No one wants to spend gobs of money on a simple rabbit shelter like a hutch and while it’s great to go to the hardware store and buy supplies new, it isn’t always possible. This rabbit hutch was built utilizing four recycled wooden pallets (picked up for free!), a roll of rabbit floor wire, wood screws, scrap plywood, hinges, and a latch. Using pallets for lumber was certainly a new experience and should I decide to build
another hutch, I don’t think we will be using pallets again. Although one saves close to $60 in lumber, it is a pain in the booty-cakes to pull those things apart. If you can spring for some 2×4 and plywood — go for it! If not, this tutorial is for you. The cost of all the materials needed was about $22 total.
You will need:
• Skill saw/radial saw
• Cordless drill driver
• (4) Wooden pallets in decent shape –mine were 48″x38″ with a few boards on the back
• 30″ wide x 10′ roll of 14 or 16 gauge rabbit wire in 1″x1/2″ (friendly size mesh for bunny feet)
• (1 box) 2 1/2″ wood screws (1 box) 1 1/2 – 2″ wood screws
• (1 box) horseshoe nails
• (2) hinges
• (1) latch –do not use a hook and eye; raccoons are smarter than you think
• A box of tissues for when you cry over pulling apart pallets
First off, dismantle all of your pallets while trying to keep all of your boards intact. I ran the radial saw
down the insides of the first crossbar to ease the bigger boards off. Give yourself a good, full day just to dismantle all four pallets… maybe more. Most pallets are put together with corkscrew nails, not screws. These corkscrew nails look like normal nails, but have grooves in the sides to prevent them from being pulled out easily. You can attribute the cause of your headache to trying to pull out these awful corkscrew nails all day.
Use this diagram provided as a guide in constructing the frame of your hutch. Please take your own materials and their size into account when building your hutch and adjust accordingly. The pallets you find may be smaller or larger than what is shown here. There are typically two types of boards on a wooden pallet, 2x4 boards and thin wide boards varying in width.
I built the frame for the floor using the same diagram illustrated above. The wood used was from the 2×4 crossbars of the pallets and not the wide, thin boards. The two long sides are 44″ inches and the two short sides and center crossbeam are 27″ inches (the thickness of my 2x4 boards ended up being 1 1/2″ inches). Screw the three 27” inch crossbars to the long 44” inch sides using two screws through the long side and into the end of the crossbars as shown.
Your finished bottom frame should be 44″x30″ inches. Next, roll out your wire flush with the 30” inch sides and overhanging the 44” long sides by an inch or so. Use the horseshoe nails to tack the flush sides down well. Then use a piece of thinner board to create a trim piece to fit on top of the cut ends of your wire. The wire should overlap your frame and then be covered by the trim pieces. Screw the trim piece onto the frame being sure to catch the screws in-between the wire squares. This will ensure that the wire stays taut.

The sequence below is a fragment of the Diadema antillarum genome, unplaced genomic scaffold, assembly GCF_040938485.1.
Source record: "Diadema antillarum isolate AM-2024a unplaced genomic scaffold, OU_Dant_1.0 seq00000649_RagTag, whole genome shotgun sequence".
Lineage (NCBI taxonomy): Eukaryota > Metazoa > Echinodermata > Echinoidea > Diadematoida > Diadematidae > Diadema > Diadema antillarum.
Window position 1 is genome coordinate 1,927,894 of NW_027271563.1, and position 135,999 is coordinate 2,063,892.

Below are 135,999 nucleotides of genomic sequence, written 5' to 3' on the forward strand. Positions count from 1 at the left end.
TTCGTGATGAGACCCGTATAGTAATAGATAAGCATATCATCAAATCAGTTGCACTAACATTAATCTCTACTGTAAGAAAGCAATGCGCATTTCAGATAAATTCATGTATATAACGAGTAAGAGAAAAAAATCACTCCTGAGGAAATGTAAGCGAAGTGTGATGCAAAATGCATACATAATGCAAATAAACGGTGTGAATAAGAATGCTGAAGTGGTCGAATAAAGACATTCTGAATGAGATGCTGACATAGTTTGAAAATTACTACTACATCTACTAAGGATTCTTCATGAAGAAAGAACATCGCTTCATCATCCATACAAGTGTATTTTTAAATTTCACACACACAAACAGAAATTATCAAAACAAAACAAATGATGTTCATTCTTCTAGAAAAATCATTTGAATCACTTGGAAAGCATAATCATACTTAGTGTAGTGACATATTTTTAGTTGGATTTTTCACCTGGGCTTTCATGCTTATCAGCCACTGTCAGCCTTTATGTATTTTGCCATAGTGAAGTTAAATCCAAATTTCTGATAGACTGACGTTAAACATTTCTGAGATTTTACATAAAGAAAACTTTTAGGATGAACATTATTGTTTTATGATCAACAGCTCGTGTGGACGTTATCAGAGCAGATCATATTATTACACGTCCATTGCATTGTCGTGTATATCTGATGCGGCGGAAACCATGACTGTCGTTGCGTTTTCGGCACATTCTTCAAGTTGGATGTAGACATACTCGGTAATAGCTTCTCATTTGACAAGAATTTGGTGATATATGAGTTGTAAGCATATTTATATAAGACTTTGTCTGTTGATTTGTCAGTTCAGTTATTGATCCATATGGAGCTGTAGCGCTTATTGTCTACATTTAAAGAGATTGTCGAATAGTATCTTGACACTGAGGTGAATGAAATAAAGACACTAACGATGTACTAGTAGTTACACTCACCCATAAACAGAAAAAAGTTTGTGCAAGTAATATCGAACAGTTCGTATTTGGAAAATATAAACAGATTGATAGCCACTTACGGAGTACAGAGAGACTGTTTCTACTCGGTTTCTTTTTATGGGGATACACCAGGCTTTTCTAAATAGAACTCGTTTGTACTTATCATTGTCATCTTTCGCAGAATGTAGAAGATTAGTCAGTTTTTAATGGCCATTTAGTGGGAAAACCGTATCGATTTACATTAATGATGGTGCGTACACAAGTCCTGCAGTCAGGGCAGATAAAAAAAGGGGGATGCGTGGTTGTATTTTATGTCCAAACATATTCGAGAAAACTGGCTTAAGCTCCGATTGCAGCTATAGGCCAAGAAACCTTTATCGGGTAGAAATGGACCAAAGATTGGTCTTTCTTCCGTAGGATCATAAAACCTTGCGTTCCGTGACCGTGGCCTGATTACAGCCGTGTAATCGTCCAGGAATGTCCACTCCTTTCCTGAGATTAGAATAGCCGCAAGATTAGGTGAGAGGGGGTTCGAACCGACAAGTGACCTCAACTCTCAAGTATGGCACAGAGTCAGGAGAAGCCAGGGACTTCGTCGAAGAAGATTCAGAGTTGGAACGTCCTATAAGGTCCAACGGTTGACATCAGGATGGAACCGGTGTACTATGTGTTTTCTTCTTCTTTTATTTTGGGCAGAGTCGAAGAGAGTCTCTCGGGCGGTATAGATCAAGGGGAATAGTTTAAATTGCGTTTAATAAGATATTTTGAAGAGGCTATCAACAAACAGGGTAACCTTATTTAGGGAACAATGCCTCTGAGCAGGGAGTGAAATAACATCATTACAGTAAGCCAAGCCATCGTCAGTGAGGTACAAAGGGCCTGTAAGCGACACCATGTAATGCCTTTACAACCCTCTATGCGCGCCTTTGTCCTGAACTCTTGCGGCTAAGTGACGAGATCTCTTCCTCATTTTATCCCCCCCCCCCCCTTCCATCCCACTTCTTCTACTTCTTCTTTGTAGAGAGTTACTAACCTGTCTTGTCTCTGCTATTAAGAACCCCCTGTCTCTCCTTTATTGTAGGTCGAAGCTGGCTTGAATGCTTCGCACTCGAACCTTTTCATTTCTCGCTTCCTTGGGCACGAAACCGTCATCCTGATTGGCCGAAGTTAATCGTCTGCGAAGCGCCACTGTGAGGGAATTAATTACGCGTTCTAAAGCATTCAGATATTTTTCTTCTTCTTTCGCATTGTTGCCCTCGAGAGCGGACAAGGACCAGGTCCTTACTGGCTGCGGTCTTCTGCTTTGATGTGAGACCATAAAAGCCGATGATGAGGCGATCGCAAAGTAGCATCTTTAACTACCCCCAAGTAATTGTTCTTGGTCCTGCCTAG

Now build the same frame as you did for the floor to support the roof. Obviously the roof frame does not
need wire and the third, middle crossbar is not absolutely necessary.
Set your frames up and see how tall or short you would like your finished hutch. I wanted my hutch to have tall enough legs for a dropping pan to slide underneath and still have ample height inside for a comfortable living space. This left me with 38” inch boards giving me 14” inch legs and an interior height of 24” inches (measured from the floor wire to the bottom of the roof frame). Measure and mark your leg boards before screwing them to your frames.
If you’re with me so far, you should have a complete hutch frame ready for a roof, walls, and door. Mine will be a winter hutch so all three sides will be solid wood. If you are building a summer hutch or live in a mild climate, you can wire the whole outside and just skip to the door. Using more wire may require an additional roll of wire.
Screw the thin, wide boards to the frame walls leaving enough room to add a door later. Try not to leave too many gaps between the wall boards so nothing can escape… or enter. If there are any obvious gaps, just screw another board over it. Add a roof from scrap plywood pieces or even pallet boards if you think you have enough.
Door: Measure the hole you need to cover. I used a few boards for the front to make a more sheltered hutch, so depending on the size hole you left for a door; your door will be of a different size. Measure and create a frame using sturdy pallet boards. Nail together at the seams with horseshoe nails on both front and back. Then use horseshoe nails to nail the wire to your doorframe. Mount the finished door to the hutch with hinges and figure out where to put your latch.
All done! You may find that a few tweaks are needed depending on the size and type of pallets you are able to acquire. This tutorial is really just a rough guide, but considering we are using free pallets, it works well. If rain is in the forecast, just throw a tarp over the roof and call it good. I even went as far as stapling the sides and roof in tarpaper for winter to keep drafts out.
This is a hutch made from pallets people… it ain’t gunna be too pretty.
Sarah lives with her husband and young daughter in an old Californian gold-rush town and is learning to be more self-reliant though gardening, animal husbandry, and by making things from scratch. Join her journey from the very beginning and learn along with her on her family’s farm blog, Frühlingskabine Micro-Farm.
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